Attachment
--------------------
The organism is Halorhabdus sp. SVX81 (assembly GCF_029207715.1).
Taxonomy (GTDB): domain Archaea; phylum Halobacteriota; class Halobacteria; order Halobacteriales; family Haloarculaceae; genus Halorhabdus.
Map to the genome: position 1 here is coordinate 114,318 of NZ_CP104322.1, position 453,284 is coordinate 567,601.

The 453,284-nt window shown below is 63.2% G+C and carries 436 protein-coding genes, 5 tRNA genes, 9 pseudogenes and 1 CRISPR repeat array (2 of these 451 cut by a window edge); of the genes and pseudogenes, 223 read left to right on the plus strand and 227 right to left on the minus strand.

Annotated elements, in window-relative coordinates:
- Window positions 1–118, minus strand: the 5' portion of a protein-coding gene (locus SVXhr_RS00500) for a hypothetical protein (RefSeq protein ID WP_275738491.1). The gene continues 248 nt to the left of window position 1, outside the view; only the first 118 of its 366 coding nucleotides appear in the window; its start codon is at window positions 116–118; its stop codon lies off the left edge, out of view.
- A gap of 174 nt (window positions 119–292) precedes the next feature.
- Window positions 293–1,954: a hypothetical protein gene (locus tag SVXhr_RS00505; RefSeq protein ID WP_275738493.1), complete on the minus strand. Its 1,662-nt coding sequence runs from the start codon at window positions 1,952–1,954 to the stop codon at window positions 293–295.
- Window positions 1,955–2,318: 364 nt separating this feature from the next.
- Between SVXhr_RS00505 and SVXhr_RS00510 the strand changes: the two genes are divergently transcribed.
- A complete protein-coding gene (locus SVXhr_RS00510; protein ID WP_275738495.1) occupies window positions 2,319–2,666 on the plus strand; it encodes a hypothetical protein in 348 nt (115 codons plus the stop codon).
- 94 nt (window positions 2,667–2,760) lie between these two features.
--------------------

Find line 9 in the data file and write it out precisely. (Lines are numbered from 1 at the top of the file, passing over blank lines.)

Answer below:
- Window positions 1,955–2,318: 364 nt separating this feature from the next.